Taking something out of your life isn’t the only way to observe Lent

Many Christian churches that are more liturgical in nature collectively experience Lent. The Salvation Army isn’t one of these, and because of that Lent can feel a little foreign to some of us.

Those who observe Lent (the 40 days leading up to Easter, except for Sundays) often do so by giving up something as a tangible way to remember the sacrifice of Christ. The motivation behind this is beautiful, and I believe we should seize any opportunity to walk closer with Jesus.

If giving up something for the Lenten season is something you do, then please don’t interpret this as my declaration that that is the wrong way. If your sacrifice strengthens your relationship with the Lord and the body of Christ, then please don’t let this different train of thought hinder that process.

But in my congregation, we’ve decided to do it a little differently. Instead of giving up something, we are choosing to add something into our daily lives. This will manifest in different ways each day, but the motivation is the same.

We are going to add intentional acts of kindness for our community into our everyday lives.

The main difference between these two can be found in the different ways we experience Jesus. When I think about my relationship with Jesus, it has little to do with his sacrifice, and everything to do with his kindness. As I want to live more like Jesus and experience his fullness, it all rests in His concept of kindness—also known as unconditional love and grace.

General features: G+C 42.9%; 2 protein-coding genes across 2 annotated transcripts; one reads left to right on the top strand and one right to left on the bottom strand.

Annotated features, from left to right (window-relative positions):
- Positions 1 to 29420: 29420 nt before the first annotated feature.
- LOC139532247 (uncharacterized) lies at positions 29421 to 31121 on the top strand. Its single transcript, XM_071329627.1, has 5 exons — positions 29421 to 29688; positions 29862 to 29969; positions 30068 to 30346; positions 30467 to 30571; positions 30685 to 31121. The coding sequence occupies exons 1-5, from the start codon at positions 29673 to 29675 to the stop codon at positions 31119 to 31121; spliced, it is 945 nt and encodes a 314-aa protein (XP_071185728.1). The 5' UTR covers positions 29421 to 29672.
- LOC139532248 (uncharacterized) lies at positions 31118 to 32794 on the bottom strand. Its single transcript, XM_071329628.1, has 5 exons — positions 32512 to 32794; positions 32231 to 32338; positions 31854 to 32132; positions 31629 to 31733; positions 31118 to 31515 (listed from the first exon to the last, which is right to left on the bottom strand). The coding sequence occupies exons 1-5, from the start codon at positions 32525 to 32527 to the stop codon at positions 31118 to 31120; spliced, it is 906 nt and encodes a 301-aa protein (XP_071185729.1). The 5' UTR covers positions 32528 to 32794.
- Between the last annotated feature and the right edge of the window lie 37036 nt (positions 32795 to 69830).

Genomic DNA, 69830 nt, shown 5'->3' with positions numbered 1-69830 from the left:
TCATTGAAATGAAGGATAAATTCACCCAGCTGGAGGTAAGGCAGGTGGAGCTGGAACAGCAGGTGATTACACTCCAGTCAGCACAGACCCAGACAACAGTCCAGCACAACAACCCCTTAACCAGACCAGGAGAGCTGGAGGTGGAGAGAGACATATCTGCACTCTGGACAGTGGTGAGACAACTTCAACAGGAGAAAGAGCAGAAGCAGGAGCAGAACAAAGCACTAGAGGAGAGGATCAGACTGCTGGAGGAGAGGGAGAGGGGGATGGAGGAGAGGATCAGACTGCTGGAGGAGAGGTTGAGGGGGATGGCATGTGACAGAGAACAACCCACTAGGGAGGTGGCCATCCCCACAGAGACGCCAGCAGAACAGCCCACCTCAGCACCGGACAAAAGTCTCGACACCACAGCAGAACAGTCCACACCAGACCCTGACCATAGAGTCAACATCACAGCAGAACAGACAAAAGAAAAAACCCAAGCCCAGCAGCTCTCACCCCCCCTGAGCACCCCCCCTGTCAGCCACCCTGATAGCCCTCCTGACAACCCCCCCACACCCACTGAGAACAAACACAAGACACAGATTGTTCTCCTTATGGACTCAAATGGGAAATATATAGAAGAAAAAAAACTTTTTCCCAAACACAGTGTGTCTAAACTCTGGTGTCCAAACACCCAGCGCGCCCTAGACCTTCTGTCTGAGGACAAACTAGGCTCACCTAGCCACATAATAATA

We are doing this in our home and as a congregation who cares for our community. This year, instead of picking one specific thing to give up, we’ve compiled a list of 70 things to choose from (yes that is more than 40, but not all of these things are applicable or possible for everyone). As we carry out these intentional acts of kindness, we refocus our minds on Christ and his love for a hurting and broken world.

Quite a few of the things from our list take place in our homes—“have a living room camp out with your kids,” for instance. This kind of thing shows our children that they matter too. As we go about God’s business, it is incredibly easy to neglect the gifts of kindness and grace in our homes. We could use a reminder of how fulfilling it can be to put others before yourself and to share joy with all those who God puts in our lives.   

So how does this new expression of Lent work?

You just pick one small act of kindness from the list provided (or feel free to make your own list), and live that out every day from now until Easter. I am going to write my experiences on my blog, TattooedPreacherLady.Wordpress.com. When our congregation shares the ways that God moves during this season, we are going to use the hashtag #WhiteCenterLents, not as a way to brag or boast, but as a way to see that as a body we care for our community.

This is your invitation to join us in spreading kindness that radiates Christ to your community. Let’s Lent together.